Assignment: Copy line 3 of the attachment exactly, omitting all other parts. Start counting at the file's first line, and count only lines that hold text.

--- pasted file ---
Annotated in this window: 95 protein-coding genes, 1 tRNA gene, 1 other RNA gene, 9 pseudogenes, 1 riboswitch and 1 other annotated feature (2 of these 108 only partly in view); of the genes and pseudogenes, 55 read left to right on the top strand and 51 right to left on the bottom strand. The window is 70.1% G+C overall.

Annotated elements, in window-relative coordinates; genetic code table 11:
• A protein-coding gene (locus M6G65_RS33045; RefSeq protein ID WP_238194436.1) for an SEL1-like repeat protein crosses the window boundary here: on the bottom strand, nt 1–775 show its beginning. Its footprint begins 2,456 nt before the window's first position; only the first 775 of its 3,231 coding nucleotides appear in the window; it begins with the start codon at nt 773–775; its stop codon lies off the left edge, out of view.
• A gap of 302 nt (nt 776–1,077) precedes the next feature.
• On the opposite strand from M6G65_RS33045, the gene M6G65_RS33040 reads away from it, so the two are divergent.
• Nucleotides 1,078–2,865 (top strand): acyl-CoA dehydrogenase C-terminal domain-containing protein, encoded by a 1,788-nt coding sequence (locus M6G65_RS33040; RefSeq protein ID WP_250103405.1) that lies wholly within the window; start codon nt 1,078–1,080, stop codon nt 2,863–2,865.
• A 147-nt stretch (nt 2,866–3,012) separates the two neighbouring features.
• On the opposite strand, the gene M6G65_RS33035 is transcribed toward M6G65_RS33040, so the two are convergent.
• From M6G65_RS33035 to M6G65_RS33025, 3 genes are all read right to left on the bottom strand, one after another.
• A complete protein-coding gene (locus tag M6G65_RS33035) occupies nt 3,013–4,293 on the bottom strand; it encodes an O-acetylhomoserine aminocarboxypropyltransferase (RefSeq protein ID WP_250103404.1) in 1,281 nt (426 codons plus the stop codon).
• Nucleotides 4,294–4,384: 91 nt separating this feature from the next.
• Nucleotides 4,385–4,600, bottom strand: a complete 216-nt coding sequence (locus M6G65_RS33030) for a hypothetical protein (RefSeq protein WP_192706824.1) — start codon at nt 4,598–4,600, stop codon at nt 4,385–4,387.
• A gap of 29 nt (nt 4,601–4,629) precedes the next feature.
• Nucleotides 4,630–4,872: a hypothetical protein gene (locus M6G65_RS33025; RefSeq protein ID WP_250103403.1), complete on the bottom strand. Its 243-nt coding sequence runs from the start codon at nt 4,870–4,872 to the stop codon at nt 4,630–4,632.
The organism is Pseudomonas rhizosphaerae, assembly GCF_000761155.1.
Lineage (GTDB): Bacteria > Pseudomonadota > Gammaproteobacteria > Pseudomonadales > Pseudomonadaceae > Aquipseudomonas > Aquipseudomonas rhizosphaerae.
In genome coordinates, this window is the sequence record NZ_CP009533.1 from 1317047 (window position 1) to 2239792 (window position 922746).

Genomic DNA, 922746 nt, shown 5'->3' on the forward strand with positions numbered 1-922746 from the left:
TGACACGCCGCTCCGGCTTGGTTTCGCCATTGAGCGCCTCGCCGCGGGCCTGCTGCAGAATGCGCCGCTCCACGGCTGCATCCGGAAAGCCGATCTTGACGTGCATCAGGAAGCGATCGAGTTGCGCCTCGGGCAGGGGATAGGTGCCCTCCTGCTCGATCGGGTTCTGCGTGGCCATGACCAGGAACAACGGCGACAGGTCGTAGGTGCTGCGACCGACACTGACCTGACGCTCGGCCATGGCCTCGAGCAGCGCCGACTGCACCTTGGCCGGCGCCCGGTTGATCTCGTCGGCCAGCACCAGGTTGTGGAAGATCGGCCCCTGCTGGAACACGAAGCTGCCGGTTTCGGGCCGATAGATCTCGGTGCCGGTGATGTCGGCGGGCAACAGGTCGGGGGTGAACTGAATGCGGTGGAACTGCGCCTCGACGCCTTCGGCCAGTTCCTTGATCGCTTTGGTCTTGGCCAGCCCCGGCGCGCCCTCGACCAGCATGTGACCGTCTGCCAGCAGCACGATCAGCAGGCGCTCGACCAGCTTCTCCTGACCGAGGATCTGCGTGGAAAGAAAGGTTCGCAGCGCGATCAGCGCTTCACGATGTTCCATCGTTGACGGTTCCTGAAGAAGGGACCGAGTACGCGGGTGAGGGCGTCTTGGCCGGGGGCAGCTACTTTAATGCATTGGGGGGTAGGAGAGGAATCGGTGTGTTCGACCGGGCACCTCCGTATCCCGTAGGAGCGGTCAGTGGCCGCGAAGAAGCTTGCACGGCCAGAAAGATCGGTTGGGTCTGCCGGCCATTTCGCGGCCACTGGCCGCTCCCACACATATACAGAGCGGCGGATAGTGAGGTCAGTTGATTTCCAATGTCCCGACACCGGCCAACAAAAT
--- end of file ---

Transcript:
• A protein-coding gene (locus M6G65_RS33045; RefSeq protein ID WP_238194436.1) for an SEL1-like repeat protein crosses the window boundary here: on the bottom strand, nt 1–775 show its beginning. Its footprint begins 2,456 nt before the window's first position; only the first 775 of its 3,231 coding nucleotides appear in the window; it begins with the start codon at nt 773–775; its stop codon lies off the left edge, out of view.